What do we mean when we say "like-minded"?
From: Dick Margulis (dickdmargulis.com)
Date: Wed, 6 May 2020 10:46:32 -0700 (PDT)
Several years ago, before we learned about sociocracy, we engaged C. T. Butler for a weekend training retreat in his brand of consensus ("Formal Consensus").

One of the lessons that has stuck with us was that to have any sort of consent-based governance, everyone in the community must subscribe to a set of shared values. (Aside: without already having a written set of values on which to base decision making, it took us a year to write the document, but I digress).

The corollary, which he made crystal clear, is that whatever that set of shared values is, individuals are still entitled to their personal values; they just have to agree to behave in the group in a way that is consistent with the shared values.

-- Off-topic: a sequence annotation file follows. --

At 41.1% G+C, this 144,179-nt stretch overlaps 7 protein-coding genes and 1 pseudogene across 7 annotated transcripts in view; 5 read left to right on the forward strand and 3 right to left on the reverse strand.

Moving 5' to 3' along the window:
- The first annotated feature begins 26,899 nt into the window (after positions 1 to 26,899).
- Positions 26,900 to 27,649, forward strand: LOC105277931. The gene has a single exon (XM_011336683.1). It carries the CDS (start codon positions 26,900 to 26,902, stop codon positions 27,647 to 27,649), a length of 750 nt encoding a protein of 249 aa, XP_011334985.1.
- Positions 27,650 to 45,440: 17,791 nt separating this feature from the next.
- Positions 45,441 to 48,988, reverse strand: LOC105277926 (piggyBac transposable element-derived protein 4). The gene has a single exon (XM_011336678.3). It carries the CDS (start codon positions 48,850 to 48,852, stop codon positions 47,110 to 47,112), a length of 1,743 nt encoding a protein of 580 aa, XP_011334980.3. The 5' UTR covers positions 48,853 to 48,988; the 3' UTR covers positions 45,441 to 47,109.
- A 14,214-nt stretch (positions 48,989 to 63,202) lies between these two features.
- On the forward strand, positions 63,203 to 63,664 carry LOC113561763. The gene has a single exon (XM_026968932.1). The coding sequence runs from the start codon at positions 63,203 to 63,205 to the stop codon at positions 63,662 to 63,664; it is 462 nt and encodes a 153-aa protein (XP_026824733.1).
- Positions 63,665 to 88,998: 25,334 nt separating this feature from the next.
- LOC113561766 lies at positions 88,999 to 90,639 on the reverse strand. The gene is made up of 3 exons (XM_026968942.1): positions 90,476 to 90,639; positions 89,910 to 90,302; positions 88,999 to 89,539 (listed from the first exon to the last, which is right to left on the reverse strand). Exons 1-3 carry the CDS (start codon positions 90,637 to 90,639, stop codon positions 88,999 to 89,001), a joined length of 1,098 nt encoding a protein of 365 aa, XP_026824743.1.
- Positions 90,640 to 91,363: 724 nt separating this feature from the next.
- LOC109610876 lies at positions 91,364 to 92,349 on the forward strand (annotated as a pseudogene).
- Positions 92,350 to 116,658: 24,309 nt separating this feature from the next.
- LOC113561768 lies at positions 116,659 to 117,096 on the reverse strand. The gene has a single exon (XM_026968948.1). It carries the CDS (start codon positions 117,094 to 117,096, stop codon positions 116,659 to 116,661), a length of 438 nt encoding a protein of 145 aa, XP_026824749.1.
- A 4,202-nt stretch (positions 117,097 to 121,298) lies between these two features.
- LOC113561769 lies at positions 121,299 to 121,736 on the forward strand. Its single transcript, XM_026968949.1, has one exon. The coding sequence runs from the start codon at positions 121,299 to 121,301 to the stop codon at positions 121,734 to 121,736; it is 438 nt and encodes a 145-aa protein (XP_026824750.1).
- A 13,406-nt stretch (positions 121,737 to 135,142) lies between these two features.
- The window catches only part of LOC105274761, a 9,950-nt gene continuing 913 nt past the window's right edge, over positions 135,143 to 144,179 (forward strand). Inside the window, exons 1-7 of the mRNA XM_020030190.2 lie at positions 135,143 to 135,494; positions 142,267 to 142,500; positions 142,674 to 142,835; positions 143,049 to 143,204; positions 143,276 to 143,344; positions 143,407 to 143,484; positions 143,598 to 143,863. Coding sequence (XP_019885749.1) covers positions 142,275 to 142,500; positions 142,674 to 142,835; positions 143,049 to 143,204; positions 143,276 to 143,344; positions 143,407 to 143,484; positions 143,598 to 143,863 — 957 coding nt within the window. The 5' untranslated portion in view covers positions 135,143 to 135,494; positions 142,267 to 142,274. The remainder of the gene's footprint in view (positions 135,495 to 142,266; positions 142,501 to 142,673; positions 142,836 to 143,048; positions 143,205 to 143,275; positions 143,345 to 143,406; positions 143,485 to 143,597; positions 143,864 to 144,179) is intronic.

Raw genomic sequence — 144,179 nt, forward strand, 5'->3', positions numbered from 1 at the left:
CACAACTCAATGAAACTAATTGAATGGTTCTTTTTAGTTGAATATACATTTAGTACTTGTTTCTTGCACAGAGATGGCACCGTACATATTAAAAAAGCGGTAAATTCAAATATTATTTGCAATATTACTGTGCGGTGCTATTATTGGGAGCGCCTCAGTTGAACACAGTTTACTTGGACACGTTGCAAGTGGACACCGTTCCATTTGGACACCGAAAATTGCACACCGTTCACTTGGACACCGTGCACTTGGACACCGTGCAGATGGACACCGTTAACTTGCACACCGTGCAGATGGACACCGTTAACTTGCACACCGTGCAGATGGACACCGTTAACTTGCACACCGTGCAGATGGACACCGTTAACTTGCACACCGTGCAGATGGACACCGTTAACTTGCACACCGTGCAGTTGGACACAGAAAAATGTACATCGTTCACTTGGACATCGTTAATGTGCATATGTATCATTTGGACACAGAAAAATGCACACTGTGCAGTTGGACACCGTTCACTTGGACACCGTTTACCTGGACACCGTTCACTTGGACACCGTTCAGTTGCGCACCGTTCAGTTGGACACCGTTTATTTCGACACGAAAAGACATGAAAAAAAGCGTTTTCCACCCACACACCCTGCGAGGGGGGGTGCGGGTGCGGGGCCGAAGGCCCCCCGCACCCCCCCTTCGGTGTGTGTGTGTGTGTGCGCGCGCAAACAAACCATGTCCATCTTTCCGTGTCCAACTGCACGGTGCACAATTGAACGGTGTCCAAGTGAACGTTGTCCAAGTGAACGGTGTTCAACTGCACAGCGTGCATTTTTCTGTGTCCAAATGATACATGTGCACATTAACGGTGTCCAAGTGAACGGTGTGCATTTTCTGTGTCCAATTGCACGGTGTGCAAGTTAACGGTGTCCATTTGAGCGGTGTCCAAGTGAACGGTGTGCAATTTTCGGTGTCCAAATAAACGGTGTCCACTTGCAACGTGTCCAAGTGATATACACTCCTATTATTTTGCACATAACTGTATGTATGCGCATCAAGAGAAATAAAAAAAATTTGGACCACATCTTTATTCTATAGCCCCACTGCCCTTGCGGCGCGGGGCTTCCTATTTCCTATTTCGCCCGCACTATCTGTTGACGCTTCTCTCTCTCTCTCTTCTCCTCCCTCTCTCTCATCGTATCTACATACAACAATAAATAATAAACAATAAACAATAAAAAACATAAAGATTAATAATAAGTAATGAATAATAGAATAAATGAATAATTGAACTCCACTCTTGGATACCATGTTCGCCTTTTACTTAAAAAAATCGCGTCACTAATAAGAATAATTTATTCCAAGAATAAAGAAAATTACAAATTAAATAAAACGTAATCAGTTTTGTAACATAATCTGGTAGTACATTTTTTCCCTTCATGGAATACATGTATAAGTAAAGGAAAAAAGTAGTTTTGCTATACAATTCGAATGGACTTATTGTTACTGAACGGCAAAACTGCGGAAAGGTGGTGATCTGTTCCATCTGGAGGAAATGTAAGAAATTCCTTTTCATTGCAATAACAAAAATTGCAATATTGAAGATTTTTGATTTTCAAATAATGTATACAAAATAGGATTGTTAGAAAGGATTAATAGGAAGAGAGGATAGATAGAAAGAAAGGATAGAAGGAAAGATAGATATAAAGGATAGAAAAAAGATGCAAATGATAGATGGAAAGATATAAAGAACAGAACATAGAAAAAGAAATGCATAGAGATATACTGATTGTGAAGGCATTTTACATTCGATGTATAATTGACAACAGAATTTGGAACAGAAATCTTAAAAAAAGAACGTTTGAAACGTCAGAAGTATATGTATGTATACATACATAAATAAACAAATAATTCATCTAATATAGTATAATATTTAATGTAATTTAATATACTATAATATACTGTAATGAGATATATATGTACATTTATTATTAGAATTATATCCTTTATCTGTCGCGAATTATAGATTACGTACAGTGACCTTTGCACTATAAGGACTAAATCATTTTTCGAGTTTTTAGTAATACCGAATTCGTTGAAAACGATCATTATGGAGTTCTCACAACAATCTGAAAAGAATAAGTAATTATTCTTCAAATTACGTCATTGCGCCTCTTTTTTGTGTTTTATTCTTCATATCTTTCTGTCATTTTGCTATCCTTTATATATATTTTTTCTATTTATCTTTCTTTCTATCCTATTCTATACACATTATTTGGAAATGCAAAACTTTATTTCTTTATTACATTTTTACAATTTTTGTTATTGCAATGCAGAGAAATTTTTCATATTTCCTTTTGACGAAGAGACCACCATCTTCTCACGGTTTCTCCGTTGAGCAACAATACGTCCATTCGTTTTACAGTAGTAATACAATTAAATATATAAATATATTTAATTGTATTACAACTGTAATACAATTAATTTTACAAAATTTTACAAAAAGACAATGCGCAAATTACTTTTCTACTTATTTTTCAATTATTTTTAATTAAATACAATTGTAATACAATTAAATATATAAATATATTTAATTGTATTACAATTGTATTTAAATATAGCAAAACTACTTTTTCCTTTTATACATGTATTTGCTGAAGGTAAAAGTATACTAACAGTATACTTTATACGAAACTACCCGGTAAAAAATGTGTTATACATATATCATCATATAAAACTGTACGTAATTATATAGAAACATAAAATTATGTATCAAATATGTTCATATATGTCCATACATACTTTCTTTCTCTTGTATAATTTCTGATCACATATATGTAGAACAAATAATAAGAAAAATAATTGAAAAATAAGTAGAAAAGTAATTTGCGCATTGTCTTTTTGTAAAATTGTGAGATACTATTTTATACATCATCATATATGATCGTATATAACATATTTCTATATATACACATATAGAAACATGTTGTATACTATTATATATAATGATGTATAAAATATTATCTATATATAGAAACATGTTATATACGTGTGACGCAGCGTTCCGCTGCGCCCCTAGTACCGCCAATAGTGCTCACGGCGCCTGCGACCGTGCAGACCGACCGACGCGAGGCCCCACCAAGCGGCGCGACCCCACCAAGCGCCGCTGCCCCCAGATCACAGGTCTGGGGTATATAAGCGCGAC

What that means in practice is that a community can agree to a common value saying eating meat is a bad thing and we're not going to do it. And then if someone wants to join that community, they know what they're getting into. But if a community does not have that as a shared value, then someone who wants to join that community gives up the right to tell other members what they should and shouldn't eat. If I eat meat and you don't, I'm not going to interfere with your choice to eat a vegan diet and you're not going to interfere with my choice to eat meat.

As others before Oliver Wendell Holmes said, yes this is a free country, and you have the right to swing your arm, but that right ends where the other person's nose begins. If we all agree on that underlying principle and use it to guide our own behavior, that goes a long way toward defining what it means to be a community of like-minded individuals.






Results generated by Tiger Technologies Web hosting using MHonArc.